Review: Razer Blackwidow 2016

Razer is going to start running into a naming issue soon. The Razer Blackwidow Ultimate ‘2016 Edition’ is another great mechanical keyboard in the Blackwidow series, but in truth it’s slightly less ‘ultimate’ from a features standpoint than its siblings, the Razer BlackWidow Chroma (2015) or the Razer Blackwidow Ultimate 2014 Edition.
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Blackwidow 2016 (Credit: Razer) 

To clear up any confusion, the Razer Blackwidow Chroma (2015) represents the current pinnacle of features (and price) in the Blackwidow family of mechanical gaming keyboards, and the Blackwidow Ultimate 2014 sits just below it.

Fundamentally, the Blackwidow Ultimate 2016 is much the same as the 2014 edition, which is to say it’s the same great (and noisy) mechanical keyboard with a few nice tweaks, fewer keys, and a lower price point ($109) than its older sibling.

The Blackwidow in all its forms is still generally one of my favorite overall mechanical gaming keyboards.

Feature highlights & specifications

The key (pun intended) difference between the Blackwidow Ultimate 2014 and the 2016 edition is the lack of keys. The BlackWidow Ultimate 2016 does not have the 5 dedicated macro keys that the Chroma and 2014 (and earlier) editions of the Blackwidow series include. As a result, the Blackwidow Ultimate 2014 has a slightly smaller footprint, though not as small as the ten-keyless Blackwidow TE editions.\
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The Blackwidow in all its forms is still generally one of my favorite overall mechanical gaming keyboards. 

New features include a unified (a single 3.5mm connector) audio pass through cable, more customizable and individually back-lit keys, backlighting on the spacebar and Fn keys, and a slightly improved indicator panel.

The BlackWidow Ultimate 2016 only has green LED lighting, but you can assign more advanced effects (wave, breathing, more levels of brightness, etc.), individual key lighting, and other color features previously exclusive to Razer’s Chroma peripherals. With the Blackwidow Ultimate 2016, you’re just limited to green and various shades/brightness levels of it.

Blackwidow Ultimate 2016 features

  • Individually, programmable backlit keys
  • Green LED back lighting
  • Razer Green mechanical key switches rated for up to 60 million keystrokes and 50g actuation force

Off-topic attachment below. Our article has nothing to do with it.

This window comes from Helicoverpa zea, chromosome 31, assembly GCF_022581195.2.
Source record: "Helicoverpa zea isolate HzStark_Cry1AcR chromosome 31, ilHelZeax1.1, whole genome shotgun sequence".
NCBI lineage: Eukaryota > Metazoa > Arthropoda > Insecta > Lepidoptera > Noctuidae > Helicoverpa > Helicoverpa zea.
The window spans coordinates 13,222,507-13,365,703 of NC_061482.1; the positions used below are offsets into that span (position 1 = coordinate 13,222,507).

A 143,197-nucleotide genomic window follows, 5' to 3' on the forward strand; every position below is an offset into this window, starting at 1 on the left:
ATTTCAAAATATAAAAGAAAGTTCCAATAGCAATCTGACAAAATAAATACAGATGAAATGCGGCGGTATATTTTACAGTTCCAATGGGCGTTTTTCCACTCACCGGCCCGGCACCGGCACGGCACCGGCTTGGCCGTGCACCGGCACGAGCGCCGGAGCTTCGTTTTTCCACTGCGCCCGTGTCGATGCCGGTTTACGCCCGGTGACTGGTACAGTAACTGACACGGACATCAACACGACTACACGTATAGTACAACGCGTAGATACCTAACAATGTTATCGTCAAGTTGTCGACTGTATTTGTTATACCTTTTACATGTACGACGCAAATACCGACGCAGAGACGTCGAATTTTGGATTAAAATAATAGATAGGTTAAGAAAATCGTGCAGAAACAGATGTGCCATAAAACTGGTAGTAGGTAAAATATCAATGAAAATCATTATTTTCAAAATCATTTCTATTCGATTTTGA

• 10 key roll-over anti-ghosting
  • Reduced footprint
  • Backlit spacebar and Fn key
  • 1x USB and unified audio pass through
  • 1000Hz polling
  • Braided fiber cable

Same old (kick-ass) Blackwidow

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Razer Blackwidow Ultimate 2016 (Credit: Razer)

In 2010, the Razer Blackwidow was the keyboard that made me fall in love with mechanical keyboards in general, and it was *the* mechanical gaming keyboard that introduced generations of gamers to mechanical keyboards and made them a popular choice. (Even if you don’t buy a Razer mechanical keyboard, you can largely thank Razer for igniting the market for them.)

But there isn’t much to say to about the Blackwidow Ultimate 2016 edition aside from this: It’s another great Blackwidow keyboard. It may just be a relatively minor product update that is still much the same as its predecessors, but to this day it’s still one of my favorite mechanical gaming keyboards. Now you just have more options (and price points) for buying one.

In all honesty (and sincerity), Razer sends them to me to review because they know I love the boards and—barring some colossal f*ckup on their part, which is rare but no unheard of (I’m looking at you, TRON mouse)—Blackwidow boards are almost guaranteed a good review. (Don’t mess with success!)

And this review is really no different from my other Blackwidow reviews, which is to say that the Blackwidow Ultimate 2016 is a fantastic mechanical keyboard, and a pretty solid recommendation at around $110.

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Personally, I prefer to have dedicated macro keys at my disposal for both work and play. But you can still get them on the Blackwidow Ultimate 2014 or the Blackwidow Chroma (2015) edition boards if you’re willing to spend a little more. The difference in the desktop footprint isn’t enough to make much of a difference for most desks. On a side note, some features I’d like to see on the Blackwidow boards are dedicated media keys and a volume roller similar to what the Logitech G910 and Corsair K95 RGB have.

Also remember that any key on the keyboard can be assigned a macro through Razer’s Synapse software, which also synchronizes settings and profiles in the cloud—a feature I initially didn’t care about a few years ago, but it has become increasingly useful because I have Razer products both at home and at work. It’s nice, for example, to be able to record a macro at home and have it available to me at work.

Overall: 9/10 – Highly Recommended

The Blackwidow 2016 edition downsizes the popular design of Razer’s flagship mechanical keyboard in favor of a slightly smaller footprint on your desk and (more importantly) on your wallet. Most importantly, the Blackwidow Ultimate 2016 edition continues the ‘tradition’ of being an excellent mechanical keyboard, and one I firmly recommend considering to anyone willing to spend the money on a good keyboard.

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